@NicolBolas: Updated answer. –  Nawaz Feb 18 '12 at 3:49
    
You could still just say .a to mean the global one, and M.a to mean the one in the M namespace. –  Nicol Bolas Feb 18 '12 at 4:00
1  
The assumption I made about a.b::c not being sensible is what was causing my confusion. Accepted this answer because I think it's as good as the others but also points out my mistake. –  Karu Feb 18 '12 at 4:57
1  
There is no global namespace in Java because everything is inside one class or another. –  Karl Knechtel Feb 18 '12 at 5:08
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Unlike Java, C++ has multiple inheritance. Here is one example where scope resolution of the kind you're talking about becomes important:

#include <iostream>
using namespace std;
struct a
{
    int x;
};
struct b
{
    int x;
};
struct c : public a, public b
{
    ::a a;
    ::b b;
};
int main() {
    c v;
    v.a::x = 5;
    v.a.x = 55;
    v.b::x = 6;
    v.b.x = 66;
    cout << v.a::x << " " << v.b::x << endl;
    cout << v.a.x << " " << v.b.x << endl;
    return 0;
}
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Technically that's not about multiple inheritance. It's about being able to name your variables the same names as your derived classes. –  Nicol Bolas Feb 18 '12 at 4:07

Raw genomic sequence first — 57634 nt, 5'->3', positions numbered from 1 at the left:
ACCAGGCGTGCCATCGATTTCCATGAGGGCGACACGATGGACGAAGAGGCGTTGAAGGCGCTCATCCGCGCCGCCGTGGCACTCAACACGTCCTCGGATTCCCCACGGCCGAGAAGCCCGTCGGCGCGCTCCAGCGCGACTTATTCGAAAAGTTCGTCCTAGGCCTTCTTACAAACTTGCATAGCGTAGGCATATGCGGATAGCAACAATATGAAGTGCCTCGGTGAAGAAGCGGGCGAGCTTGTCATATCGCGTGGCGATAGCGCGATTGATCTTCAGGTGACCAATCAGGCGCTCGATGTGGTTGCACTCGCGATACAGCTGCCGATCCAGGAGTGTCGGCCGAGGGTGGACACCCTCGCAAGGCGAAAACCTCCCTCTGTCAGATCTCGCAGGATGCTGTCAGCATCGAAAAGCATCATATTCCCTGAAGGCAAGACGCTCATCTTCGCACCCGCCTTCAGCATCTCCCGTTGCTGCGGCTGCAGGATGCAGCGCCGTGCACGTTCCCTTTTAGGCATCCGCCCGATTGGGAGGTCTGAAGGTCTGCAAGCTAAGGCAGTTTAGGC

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Because someone in the C++ standards committee thought that it was a good idea to allow this code to work:

struct foo
{
  int blah;
};

struct thingy
{
  int data;
};

struct bar : public foo
{
  thingy foo;
};

int main()
{
  bar test;
  test.foo.data = 5;
  test.foo::blah = 10;
  return 0;
}

Basically, it allows a member variable and a derived class type to have the same name. I have no idea what someone was smoking when they thought that this was important. But there it is.

When the compiler sees ., it knows that the thing to the left must be a variable. When it sees ::, it must be a typename (or nothing, indicating the global namespace). That's how it resolves this ambiguity.

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Why can't you write test.foo.blah = 10? Or test.base.blah = 10 where base is a keyword? –  Nawaz Feb 18 '12 at 4:13
    
@Nawaz: Because introducing a keyword is a lot harder than introducing an operator. And test.foo.blah is ambiguous; is it the base-class's blah or the thingy member's blah? Java (as I understand it) gets around this by stating that it's always the member; you can only get at base class member variables by casting the type. –  Nicol Bolas Feb 18 '12 at 4:15
2  
@Nawaz: Because this would not give any way of specifying which base you wanted to use. –  Mankarse Feb 18 '12 at 4:16